Only in the realm of Patricia Highsmith would somebody follow the same tenants of “an eye for an eye,” when it comes to handling a stalker with a “stalk for a stalk.”
Once bank clerk Jenny (Julia Stiles) finally catches the man she'd intuitively sensed lurking in the woods just out of sight night after night, instead of calling for the police and her boyfriend to come stay with her, Jenny – touched by the man's overly polite manner and depressive state – invites him into her home to chat.
New to the area and in the midst of an ugly divorce from a woman (Caroline Dhavernas) who still nags him with phone calls, bad jokes about getting back together and feeble requests, aeronautics designer Robert Forrester (Paddy Considine) tells Jenny that he's drawn to her because her happy domesticity of washing dishes or listening to music in the kitchen always seems to rub off on himself.
And though he promises the younger woman that he won't return to snoop again, it's far from the last time they catch sight of one another as in a sardonic turn of events, Jenny begins stalking Robert harder than a schoolgirl with a wicked crush, rambling about fate playing a hand in the way that certain individuals cross paths before soon she becomes a permanent fixture in his life, forsaking her handsome but too intense boyfriend Greg (James Gilbert) for fellow stalker Robert.
Following an adaptation from French thriller mastermind Claude Chabrol in the early 1990s, writer/director Jamie Thraves' moodily atmospheric interpretation marks the second adaptation of Patricia Highsmith's 1962 novel.
And while – much like Highsmith's Strangers on a Train and The Talented Mr. Ripley -- elements of psychology threaten to outweigh the traditional Film Noir aspects as Greg goes missing and Robert becomes the chief suspect, it's a mentally curious work that you sense had enough promise to have become nearly as successful as other Highsmith works, had it not been stripped away from its mysterious elements so completely.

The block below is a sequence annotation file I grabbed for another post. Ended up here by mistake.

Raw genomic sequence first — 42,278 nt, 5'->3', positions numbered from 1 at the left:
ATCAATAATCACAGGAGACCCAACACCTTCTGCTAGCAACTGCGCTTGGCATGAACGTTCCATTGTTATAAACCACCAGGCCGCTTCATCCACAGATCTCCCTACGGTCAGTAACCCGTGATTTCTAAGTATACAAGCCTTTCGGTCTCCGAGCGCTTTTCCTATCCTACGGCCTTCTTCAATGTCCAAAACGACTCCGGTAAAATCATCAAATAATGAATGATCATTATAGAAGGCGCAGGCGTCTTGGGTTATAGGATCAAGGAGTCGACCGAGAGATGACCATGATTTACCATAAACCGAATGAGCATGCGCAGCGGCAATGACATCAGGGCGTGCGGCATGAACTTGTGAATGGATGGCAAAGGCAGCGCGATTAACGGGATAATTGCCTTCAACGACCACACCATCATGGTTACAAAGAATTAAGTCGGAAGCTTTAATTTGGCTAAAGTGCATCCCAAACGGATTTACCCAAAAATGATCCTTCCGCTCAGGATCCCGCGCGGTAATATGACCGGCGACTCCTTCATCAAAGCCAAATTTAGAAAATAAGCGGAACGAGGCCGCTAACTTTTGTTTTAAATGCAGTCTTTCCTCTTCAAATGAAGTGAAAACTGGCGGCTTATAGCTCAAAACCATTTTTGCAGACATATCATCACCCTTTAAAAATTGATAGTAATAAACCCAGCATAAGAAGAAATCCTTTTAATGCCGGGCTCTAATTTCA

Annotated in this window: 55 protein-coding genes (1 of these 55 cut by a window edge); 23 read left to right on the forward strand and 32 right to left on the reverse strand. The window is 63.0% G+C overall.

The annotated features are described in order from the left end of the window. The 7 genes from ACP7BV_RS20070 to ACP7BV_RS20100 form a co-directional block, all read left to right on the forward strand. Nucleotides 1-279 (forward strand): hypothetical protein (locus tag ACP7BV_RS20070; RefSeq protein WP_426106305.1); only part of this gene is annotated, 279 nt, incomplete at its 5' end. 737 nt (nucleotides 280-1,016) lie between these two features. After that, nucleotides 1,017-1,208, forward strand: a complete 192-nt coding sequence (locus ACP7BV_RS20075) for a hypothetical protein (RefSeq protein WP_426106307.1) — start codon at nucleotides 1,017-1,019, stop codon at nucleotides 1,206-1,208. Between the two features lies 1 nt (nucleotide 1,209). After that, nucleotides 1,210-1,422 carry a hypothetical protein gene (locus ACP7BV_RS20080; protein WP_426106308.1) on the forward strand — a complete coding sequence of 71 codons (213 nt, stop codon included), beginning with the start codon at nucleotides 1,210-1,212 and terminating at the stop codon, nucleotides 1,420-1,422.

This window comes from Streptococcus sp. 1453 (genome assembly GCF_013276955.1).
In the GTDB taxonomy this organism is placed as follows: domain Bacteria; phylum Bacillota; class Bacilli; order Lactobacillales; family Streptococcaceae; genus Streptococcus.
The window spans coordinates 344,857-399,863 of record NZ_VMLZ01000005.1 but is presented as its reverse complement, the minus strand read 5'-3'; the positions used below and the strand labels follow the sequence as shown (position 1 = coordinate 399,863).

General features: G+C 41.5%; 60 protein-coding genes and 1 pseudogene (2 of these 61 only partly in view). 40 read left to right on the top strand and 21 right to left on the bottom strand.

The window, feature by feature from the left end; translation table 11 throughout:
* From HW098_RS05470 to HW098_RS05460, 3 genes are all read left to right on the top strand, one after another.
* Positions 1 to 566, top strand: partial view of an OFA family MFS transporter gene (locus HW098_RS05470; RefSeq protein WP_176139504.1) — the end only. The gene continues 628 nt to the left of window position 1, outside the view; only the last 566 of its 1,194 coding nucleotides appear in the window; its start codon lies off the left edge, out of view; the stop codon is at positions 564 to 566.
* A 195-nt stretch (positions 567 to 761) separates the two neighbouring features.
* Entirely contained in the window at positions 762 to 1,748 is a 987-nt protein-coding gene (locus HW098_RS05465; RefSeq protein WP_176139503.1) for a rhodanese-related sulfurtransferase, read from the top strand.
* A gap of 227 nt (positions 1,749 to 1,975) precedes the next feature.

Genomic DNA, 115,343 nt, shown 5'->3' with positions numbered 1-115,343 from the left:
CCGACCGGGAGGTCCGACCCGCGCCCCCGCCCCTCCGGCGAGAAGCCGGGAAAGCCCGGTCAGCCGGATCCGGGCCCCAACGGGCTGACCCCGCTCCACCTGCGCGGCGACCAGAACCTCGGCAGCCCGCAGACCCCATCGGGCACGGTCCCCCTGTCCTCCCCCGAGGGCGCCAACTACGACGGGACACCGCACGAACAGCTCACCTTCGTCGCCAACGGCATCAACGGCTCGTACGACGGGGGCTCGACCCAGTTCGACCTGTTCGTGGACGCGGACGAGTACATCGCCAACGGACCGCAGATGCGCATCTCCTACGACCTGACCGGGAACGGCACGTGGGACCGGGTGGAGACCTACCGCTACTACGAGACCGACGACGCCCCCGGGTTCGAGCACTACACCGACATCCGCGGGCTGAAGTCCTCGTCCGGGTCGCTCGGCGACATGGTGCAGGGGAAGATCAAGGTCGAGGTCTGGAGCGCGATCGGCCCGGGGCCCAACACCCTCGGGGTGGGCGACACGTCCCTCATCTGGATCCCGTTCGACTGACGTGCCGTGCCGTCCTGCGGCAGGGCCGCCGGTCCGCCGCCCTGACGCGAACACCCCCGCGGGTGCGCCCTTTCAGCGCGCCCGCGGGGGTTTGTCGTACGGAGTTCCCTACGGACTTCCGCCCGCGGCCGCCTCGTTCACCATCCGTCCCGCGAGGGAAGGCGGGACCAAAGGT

Instead of leaving a few questions considering the fates of a few characters unanswered to heighten the suspense or continuing to explore the author's consistently uncomfortable and none too appropriate sense of humor to make the work darkly ironic, by simply letting everything unfold without any questions, the movie goes on a dull autopilot. And as such, the delightful weirdness of characters vanishes as The Cry of the Owl simply moves from point a to point b with little passion or interest.
A cold, calculating affair that doesn't quite manage to find an even tone throughout despite some uniformly good work by its two lead actors, overall, it's a slightly below average mood piece that may work even better not as an adaptation of Highsmith but rather a film school assignment for budding writers and directors to see how they would've taken some of the same elements to make it much more involving and successful as a feature film.
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FTC Disclosure: Per standard professional practice, I received a review copy of this title in order to evaluate it for my readers, which had no impact whatsoever on whether or not it received a favorable or unfavorable critique.